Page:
• A new USSD account would need the applicant to provide KYC
  • The bank account should be linked to your mobile number
  • Need to register for USSD/Mobile banking
  • Get an MMID and MPIN (similar to IMPS)
  • It takes 2-3 minutes for USSD to be activated on your feature phone
  • To start the activation dial *99# (Common across all Telecom Service Providers)


  • You can check your bank balance
  • Transfer funds making use of MMID, MPIN and OTP; with transfer limit being Rs.5,000 per day and Rs.50,000 per year


  1. Debit & Credit Card

Debit cards, as we all know, are plastic cards that allow us to withdraw money directly from our bank account. The money can be withdrawn from an ATM. Debit cards can also be used for transactions on web stores. A debit card is tied directly to your banking account.

A credit card is a type of unsecured credit wherein you are assigned a revolving credit that you can spend. You need to pay back the spent amount at the end of a billing cycle, which is usually 30 days.


  1. PPI

Prepaid Payment Instruments (PPI) facilitate transactions related to funds transfer, purchase of goods and services against the value stored on such instruments. The value stored on the PPI represents the value paid by the holders by cash or through their bank accounts. Examples of PPI are smart cards, magnetic stripe cards, internet accounts, digital wallets, mobile wallets, paper vouchers, etc. PPI is regulated by RBI and are generally of 3 types – Closed system, Semi-closed system and Open system payment instruments.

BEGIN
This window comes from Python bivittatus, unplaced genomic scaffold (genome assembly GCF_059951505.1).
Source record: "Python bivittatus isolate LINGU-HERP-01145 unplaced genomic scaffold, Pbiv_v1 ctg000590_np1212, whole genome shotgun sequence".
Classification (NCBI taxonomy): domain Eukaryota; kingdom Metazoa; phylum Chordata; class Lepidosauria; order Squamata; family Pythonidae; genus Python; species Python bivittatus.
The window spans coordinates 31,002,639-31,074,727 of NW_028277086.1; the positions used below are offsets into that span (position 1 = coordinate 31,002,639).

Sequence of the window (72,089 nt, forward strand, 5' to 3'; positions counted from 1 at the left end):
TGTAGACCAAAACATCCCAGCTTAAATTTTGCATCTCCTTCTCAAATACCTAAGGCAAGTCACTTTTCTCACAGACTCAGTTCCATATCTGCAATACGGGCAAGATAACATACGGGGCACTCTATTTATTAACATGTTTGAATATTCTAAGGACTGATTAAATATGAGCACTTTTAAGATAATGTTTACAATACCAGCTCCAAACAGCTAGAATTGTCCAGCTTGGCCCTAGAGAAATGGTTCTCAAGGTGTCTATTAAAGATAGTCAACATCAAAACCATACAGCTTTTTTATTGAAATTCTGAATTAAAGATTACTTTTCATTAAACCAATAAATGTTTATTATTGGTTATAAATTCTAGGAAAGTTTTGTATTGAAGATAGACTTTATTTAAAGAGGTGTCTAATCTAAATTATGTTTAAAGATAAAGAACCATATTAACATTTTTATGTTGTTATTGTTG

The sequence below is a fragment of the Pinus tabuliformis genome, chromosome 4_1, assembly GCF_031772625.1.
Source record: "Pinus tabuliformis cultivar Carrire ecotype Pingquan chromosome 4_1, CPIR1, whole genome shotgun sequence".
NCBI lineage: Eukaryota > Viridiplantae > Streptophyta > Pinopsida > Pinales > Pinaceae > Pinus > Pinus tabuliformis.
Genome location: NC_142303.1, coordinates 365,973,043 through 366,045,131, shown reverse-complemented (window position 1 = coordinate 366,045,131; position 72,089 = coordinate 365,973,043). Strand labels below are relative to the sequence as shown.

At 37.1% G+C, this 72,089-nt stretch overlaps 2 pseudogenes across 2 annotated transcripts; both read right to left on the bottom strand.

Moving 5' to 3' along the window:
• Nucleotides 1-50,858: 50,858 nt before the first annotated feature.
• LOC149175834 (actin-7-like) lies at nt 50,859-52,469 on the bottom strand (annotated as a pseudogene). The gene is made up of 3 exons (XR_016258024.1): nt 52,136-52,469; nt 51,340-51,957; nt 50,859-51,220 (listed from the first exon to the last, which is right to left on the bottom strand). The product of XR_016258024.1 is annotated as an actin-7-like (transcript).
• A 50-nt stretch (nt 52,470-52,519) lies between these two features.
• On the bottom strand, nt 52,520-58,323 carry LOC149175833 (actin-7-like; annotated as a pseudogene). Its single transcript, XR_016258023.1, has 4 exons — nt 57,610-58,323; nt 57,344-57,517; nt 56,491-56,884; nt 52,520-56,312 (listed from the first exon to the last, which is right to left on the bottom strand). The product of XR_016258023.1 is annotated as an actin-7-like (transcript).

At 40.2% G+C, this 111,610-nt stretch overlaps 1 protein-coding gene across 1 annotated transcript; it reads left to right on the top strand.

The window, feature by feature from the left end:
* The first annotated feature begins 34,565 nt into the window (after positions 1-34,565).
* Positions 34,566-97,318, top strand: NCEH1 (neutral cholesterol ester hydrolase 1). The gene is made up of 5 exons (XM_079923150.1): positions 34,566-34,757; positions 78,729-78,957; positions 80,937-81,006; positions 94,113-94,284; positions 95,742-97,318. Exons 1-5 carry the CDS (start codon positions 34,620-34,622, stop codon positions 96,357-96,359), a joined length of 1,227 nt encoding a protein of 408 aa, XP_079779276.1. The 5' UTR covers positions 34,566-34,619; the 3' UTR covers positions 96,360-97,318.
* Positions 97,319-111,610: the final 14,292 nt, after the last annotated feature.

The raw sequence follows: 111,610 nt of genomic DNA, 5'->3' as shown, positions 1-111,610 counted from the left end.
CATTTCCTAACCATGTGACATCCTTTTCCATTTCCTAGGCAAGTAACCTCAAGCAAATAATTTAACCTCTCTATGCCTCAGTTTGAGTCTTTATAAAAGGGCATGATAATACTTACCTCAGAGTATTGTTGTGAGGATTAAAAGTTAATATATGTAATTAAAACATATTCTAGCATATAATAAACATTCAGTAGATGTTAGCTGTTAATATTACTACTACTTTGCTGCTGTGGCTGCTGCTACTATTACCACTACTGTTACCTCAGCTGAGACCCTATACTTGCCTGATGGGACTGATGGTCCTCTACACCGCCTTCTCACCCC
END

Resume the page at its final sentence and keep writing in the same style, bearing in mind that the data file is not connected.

1. Mobile Banking

It is a service provided by banks or financial institutions to allow its customer to conduct financial transactions remotely using a mobile device such as a smartphone or a tablet. Unlike in internet banking, mobile banking makes use of mobile applications developed by the respective institutions.


  • Transactions include obtaining account balances or statements
  • Online bill payments
  • Reduces the cost of handling transactions by reducing the need for customer to visit the bank or billing counter
  • Alerts on account activity are available
  • Allows access to loan information, term deposits, etc.